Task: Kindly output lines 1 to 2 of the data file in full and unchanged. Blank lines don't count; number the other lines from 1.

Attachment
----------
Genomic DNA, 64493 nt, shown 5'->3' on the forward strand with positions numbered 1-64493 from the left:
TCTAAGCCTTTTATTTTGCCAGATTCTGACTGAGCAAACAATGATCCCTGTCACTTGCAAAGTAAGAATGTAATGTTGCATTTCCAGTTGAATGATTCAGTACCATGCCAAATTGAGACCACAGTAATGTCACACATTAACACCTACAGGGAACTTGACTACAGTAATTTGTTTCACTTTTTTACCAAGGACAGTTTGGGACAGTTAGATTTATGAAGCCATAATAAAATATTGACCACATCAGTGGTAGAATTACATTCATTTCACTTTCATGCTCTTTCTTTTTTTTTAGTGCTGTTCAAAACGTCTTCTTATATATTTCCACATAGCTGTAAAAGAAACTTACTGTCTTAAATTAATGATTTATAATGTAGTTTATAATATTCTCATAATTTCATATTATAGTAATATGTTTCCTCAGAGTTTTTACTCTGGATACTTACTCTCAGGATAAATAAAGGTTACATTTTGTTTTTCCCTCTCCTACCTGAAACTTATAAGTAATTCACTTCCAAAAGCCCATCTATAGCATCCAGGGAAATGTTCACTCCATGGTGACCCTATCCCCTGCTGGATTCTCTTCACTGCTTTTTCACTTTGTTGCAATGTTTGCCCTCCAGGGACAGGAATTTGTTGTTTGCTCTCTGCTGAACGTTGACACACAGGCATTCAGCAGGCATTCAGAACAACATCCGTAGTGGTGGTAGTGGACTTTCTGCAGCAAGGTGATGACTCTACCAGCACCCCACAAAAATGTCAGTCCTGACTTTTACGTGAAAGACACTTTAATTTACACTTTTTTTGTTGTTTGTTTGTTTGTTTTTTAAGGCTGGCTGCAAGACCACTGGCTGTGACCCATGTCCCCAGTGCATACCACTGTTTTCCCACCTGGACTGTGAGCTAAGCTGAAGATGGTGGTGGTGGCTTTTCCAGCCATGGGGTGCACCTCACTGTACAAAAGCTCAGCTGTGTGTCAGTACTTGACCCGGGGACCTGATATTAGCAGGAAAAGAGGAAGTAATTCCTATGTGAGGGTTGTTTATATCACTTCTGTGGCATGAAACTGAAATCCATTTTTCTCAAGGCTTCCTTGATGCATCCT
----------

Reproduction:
Genomic DNA, 64493 nt, shown 5'->3' on the forward strand with positions numbered 1-64493 from the left:
TCTAAGCCTTTTATTTTGCCAGATTCTGACTGAGCAAACAATGATCCCTGTCACTTGCAAAGTAAGAATGTAATGTTGCATTTCCAGTTGAATGATTCAGTACCATGCCAAATTGAGACCACAGTAATGTCACACATTAACACCTACAGGGAACTTGACTACAGTAATTTGTTTCACTTTTTTACCAAGGACAGTTTGGGACAGTTAGATTTATGAAGCCATAATAAAATATTGACCACATCAGTGGTAGAATTACATTCATTTCACTTTCATGCTCTTTCTTTTTTTTTAGTGCTGTTCAAAACGTCTTCTTATATATTTCCACATAGCTGTAAAAGAAACTTACTGTCTTAAATTAATGATTTATAATGTAGTTTATAATATTCTCATAATTTCATATTATAGTAATATGTTTCCTCAGAGTTTTTACTCTGGATACTTACTCTCAGGATAAATAAAGGTTACATTTTGTTTTTCCCTCTCCTACCTGAAACTTATAAGTAATTCACTTCCAAAAGCCCATCTATAGCATCCAGGGAAATGTTCACTCCATGGTGACCCTATCCCCTGCTGGATTCTCTTCACTGCTTTTTCACTTTGTTGCAATGTTTGCCCTCCAGGGACAGGAATTTGTTGTTTGCTCTCTGCTGAACGTTGACACACAGGCATTCAGCAGGCATTCAGAACAACATCCGTAGTGGTGGTAGTGGACTTTCTGCAGCAAGGTGATGACTCTACCAGCACCCCACAAAAATGTCAGTCCTGACTTTTACGTGAAAGACACTTTAATTTACACTTTTTTTGTTGTTTGTTTGTTTGTTTTTTAAGGCTGGCTGCAAGACCACTGGCTGTGACCCATGTCCCCAGTGCATACCACTGTTTTCCCACCTGGACTGTGAGCTAAGCTGAAGATGGTGGTGGTGGCTTTTCCAGCCATGGGGTGCACCTCACTGTACAAAAGCTCAGCTGTGTGTCAGTACTTGACCCGGGGACCTGATATTAGCAGGAAAAGAGGAAGTAATTCCTATGTGAGGGTTGTTTATATCACTTCTGTGGCATGAAACTGAAATCCATTTTTCTCAAGGCTTCCTTGATGCATCCT